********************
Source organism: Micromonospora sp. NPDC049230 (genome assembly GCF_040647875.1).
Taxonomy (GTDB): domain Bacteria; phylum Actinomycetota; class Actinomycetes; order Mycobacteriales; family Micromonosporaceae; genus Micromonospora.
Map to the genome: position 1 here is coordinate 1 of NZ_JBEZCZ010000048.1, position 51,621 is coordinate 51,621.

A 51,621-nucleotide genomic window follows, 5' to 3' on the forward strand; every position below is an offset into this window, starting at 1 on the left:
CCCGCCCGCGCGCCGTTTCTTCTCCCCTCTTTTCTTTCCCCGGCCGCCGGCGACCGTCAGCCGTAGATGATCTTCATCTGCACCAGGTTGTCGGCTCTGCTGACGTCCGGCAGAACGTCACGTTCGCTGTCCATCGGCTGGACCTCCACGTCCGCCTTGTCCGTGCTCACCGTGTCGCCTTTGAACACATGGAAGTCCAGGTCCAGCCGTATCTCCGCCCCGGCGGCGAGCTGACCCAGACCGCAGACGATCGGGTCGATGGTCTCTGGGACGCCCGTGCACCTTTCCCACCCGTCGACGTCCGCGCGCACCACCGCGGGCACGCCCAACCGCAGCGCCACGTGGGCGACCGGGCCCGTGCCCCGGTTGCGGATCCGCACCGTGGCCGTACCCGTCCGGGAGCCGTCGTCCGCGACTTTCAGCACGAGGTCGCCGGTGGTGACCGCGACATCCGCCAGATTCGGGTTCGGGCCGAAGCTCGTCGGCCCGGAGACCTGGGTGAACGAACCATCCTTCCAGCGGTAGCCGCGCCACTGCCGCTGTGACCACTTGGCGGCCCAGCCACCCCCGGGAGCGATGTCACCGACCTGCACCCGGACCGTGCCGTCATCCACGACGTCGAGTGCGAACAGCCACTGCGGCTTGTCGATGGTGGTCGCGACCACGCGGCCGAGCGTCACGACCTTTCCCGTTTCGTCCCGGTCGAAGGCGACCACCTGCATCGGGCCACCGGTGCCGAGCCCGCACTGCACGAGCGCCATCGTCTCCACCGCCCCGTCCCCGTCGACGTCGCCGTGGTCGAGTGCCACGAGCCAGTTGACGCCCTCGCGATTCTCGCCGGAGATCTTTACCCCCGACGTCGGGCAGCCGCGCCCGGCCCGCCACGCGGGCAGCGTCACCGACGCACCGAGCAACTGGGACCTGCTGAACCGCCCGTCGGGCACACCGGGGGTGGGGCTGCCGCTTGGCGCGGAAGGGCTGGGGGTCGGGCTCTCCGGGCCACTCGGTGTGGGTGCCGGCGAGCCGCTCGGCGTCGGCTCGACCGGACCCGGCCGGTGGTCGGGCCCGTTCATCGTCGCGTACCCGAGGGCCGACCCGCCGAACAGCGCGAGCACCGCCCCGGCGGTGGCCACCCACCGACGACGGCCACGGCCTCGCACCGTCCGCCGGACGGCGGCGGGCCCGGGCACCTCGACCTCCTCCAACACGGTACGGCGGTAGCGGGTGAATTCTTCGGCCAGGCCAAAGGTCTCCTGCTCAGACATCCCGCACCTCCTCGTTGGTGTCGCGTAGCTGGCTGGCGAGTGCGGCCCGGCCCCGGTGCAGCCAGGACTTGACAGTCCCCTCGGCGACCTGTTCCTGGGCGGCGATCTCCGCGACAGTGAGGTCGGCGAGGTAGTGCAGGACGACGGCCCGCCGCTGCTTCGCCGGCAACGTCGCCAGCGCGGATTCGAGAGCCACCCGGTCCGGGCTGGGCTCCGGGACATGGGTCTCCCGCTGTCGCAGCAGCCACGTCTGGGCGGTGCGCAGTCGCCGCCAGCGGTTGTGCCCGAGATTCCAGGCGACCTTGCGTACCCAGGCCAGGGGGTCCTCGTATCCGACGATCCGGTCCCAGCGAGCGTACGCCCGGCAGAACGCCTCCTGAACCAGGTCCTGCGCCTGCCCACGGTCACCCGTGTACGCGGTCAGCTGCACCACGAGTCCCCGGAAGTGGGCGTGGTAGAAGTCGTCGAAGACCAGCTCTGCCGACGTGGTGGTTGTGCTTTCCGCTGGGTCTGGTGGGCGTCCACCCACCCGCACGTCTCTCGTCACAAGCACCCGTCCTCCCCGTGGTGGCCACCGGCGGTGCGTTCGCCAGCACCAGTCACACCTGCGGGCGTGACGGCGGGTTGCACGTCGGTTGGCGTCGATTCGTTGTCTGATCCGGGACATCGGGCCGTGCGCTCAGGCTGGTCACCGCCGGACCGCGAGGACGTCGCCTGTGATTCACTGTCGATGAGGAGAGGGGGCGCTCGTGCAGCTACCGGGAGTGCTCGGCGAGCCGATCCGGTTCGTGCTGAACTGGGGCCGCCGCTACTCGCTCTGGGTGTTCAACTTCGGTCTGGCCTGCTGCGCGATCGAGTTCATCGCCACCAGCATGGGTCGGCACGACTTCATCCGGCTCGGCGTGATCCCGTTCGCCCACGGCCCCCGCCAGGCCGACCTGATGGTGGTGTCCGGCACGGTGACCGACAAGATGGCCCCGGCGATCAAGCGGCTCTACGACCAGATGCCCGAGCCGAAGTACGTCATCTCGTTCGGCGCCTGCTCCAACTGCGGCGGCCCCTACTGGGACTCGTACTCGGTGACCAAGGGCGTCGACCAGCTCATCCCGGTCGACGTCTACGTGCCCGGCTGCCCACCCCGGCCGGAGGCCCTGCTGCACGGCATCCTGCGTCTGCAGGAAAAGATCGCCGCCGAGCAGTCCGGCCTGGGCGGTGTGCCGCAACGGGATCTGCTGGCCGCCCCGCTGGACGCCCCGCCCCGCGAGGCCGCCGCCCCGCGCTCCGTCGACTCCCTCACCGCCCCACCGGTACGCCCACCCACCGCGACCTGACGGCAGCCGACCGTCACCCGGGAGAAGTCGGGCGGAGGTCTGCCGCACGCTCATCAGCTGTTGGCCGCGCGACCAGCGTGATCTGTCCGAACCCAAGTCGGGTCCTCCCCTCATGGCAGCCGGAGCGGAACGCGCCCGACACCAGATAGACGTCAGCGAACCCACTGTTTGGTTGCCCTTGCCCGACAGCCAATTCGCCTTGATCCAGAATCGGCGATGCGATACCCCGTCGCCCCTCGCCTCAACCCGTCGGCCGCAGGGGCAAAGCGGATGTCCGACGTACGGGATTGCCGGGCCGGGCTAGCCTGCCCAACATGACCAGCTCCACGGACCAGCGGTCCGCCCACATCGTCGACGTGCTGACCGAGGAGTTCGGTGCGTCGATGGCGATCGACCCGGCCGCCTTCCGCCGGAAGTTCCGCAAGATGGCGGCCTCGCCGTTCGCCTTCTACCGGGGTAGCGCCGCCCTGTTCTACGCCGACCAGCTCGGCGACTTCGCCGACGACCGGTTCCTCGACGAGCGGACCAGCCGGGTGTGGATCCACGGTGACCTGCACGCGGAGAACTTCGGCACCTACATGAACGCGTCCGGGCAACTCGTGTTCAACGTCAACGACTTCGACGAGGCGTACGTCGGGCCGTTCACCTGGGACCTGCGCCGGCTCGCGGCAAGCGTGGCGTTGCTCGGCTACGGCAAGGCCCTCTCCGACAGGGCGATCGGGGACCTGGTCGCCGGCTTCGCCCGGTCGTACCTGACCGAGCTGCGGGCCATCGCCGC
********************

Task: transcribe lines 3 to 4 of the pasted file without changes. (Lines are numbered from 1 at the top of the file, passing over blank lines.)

Map to the genome: position 1 here is coordinate 1 of NZ_JBEZCZ010000048.1, position 51,621 is coordinate 51,621.

A 51,621-nucleotide genomic window follows, 5' to 3' on the forward strand; every position below is an offset into this window, starting at 1 on the left: